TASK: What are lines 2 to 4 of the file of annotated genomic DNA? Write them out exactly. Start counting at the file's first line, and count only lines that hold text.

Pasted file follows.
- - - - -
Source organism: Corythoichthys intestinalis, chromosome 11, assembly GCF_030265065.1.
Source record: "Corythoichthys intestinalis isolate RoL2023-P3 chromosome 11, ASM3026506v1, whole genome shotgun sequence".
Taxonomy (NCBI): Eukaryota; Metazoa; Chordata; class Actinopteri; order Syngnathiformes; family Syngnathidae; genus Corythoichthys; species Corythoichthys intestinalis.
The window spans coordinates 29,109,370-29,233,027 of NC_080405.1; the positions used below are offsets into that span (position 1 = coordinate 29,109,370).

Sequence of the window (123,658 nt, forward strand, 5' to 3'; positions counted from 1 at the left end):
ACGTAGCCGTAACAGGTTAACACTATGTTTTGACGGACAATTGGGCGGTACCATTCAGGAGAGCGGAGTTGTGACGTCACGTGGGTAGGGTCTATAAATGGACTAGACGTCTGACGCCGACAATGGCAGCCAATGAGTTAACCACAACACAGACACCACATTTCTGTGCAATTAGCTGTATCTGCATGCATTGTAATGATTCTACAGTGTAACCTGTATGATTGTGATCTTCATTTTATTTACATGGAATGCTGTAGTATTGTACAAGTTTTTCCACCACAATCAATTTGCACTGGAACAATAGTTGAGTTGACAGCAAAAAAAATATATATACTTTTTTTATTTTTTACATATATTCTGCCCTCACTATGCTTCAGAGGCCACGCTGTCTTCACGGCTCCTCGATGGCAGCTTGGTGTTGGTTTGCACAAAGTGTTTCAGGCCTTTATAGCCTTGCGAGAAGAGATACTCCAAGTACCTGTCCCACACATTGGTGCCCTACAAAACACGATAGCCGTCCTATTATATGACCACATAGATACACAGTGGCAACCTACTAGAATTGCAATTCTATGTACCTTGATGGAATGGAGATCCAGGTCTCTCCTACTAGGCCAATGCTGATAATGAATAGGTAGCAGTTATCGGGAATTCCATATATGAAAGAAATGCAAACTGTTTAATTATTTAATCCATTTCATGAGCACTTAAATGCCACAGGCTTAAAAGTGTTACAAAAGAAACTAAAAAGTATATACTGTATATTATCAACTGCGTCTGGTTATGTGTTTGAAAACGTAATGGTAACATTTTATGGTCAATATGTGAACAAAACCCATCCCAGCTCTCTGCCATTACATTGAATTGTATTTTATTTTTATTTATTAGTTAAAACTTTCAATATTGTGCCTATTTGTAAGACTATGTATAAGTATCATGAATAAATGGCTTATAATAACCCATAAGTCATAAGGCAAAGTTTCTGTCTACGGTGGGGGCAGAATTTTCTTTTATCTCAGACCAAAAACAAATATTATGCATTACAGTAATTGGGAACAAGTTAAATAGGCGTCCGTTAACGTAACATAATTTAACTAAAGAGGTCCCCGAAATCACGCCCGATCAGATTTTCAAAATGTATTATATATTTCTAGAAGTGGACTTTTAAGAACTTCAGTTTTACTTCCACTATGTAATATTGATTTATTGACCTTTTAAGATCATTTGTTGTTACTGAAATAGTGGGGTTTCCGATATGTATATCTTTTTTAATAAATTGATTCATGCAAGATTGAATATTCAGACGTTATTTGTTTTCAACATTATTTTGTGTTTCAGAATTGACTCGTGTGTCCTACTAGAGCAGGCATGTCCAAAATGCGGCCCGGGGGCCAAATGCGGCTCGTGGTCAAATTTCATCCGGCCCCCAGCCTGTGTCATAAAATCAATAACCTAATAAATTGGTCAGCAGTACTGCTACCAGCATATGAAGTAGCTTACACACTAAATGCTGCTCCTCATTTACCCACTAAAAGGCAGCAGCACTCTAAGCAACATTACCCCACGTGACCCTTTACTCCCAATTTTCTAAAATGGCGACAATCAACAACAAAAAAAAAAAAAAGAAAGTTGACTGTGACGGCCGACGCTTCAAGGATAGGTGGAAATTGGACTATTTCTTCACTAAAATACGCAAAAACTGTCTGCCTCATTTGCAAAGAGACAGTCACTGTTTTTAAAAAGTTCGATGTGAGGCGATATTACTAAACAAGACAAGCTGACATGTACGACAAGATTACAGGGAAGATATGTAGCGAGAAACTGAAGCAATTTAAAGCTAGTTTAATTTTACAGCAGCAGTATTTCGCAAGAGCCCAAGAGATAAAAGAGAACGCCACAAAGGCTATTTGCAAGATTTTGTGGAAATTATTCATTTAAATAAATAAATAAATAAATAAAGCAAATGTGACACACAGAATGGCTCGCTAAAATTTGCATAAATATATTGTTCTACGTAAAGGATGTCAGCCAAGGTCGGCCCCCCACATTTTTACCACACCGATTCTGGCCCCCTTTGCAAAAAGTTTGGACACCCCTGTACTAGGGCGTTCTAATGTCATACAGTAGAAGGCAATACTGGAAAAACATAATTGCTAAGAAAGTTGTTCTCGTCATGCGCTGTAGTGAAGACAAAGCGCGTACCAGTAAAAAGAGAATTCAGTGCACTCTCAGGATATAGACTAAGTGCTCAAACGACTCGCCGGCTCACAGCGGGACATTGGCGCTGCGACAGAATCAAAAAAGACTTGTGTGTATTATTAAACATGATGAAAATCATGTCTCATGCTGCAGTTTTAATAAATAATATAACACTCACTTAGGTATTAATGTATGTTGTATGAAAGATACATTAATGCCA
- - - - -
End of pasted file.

Source record: "Corythoichthys intestinalis isolate RoL2023-P3 chromosome 11, ASM3026506v1, whole genome shotgun sequence".
Taxonomy (NCBI): Eukaryota; Metazoa; Chordata; class Actinopteri; order Syngnathiformes; family Syngnathidae; genus Corythoichthys; species Corythoichthys intestinalis.
The window spans coordinates 29,109,370-29,233,027 of NC_080405.1; the positions used below are offsets into that span (position 1 = coordinate 29,109,370).